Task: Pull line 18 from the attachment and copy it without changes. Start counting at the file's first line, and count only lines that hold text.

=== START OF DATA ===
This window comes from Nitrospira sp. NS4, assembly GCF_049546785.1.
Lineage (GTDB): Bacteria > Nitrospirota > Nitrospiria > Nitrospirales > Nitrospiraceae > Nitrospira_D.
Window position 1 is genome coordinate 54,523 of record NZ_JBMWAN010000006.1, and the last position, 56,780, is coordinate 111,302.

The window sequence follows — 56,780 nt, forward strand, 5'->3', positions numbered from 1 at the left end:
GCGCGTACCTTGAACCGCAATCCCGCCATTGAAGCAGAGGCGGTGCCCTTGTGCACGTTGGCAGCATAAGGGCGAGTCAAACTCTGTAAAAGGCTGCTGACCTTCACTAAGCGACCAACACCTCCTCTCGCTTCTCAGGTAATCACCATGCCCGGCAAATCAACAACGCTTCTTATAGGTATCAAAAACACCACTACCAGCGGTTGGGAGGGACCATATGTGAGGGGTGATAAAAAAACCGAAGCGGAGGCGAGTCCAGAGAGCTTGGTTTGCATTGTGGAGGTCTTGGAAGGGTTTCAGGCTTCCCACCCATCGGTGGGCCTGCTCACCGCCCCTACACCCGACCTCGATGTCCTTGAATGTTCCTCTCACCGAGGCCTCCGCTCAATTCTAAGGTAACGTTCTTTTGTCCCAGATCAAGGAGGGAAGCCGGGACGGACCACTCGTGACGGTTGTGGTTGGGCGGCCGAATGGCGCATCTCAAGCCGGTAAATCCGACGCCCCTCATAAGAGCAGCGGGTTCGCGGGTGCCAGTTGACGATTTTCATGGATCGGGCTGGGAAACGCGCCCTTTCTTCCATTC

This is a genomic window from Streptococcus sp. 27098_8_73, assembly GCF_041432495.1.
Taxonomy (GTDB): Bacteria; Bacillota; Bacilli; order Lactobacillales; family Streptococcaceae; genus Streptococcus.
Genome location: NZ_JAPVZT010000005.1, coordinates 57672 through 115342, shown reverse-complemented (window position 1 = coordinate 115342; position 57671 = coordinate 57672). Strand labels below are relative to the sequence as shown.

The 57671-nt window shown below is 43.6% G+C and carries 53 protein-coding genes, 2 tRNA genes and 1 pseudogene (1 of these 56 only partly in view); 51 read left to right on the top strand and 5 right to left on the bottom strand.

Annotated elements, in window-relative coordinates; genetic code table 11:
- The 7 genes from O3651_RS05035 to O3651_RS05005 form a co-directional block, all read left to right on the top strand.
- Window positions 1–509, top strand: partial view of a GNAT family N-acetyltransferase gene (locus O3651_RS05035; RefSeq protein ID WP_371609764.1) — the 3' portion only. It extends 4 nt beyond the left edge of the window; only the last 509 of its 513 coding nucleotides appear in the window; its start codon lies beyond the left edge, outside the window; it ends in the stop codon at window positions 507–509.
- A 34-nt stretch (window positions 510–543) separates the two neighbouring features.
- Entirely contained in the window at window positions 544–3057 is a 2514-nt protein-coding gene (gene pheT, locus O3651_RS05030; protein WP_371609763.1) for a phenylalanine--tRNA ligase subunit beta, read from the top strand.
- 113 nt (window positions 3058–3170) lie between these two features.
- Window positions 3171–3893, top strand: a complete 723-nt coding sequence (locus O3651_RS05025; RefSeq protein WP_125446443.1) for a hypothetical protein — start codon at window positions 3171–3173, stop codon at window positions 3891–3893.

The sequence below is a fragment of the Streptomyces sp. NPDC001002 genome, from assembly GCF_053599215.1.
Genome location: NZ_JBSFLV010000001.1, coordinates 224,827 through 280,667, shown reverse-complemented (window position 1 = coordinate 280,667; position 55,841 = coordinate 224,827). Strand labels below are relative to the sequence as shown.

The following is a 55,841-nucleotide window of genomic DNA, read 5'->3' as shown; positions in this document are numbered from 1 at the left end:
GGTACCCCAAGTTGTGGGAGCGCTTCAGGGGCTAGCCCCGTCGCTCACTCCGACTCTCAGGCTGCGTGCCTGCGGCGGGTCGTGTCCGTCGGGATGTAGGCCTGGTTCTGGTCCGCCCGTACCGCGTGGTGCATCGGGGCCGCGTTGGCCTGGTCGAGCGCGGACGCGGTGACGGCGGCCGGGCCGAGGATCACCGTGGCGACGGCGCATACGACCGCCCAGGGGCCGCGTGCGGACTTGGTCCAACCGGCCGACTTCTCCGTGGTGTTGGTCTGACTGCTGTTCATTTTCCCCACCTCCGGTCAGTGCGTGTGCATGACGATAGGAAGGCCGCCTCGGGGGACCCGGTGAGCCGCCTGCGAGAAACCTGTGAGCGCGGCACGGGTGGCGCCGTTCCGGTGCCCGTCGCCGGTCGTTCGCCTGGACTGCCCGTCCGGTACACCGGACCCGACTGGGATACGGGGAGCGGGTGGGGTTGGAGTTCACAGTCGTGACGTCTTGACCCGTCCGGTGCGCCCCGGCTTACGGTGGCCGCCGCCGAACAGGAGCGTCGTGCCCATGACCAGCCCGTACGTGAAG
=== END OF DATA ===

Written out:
Genome location: NZ_JBSFLV010000001.1, coordinates 224,827 through 280,667, shown reverse-complemented (window position 1 = coordinate 280,667; position 55,841 = coordinate 224,827). Strand labels below are relative to the sequence as shown.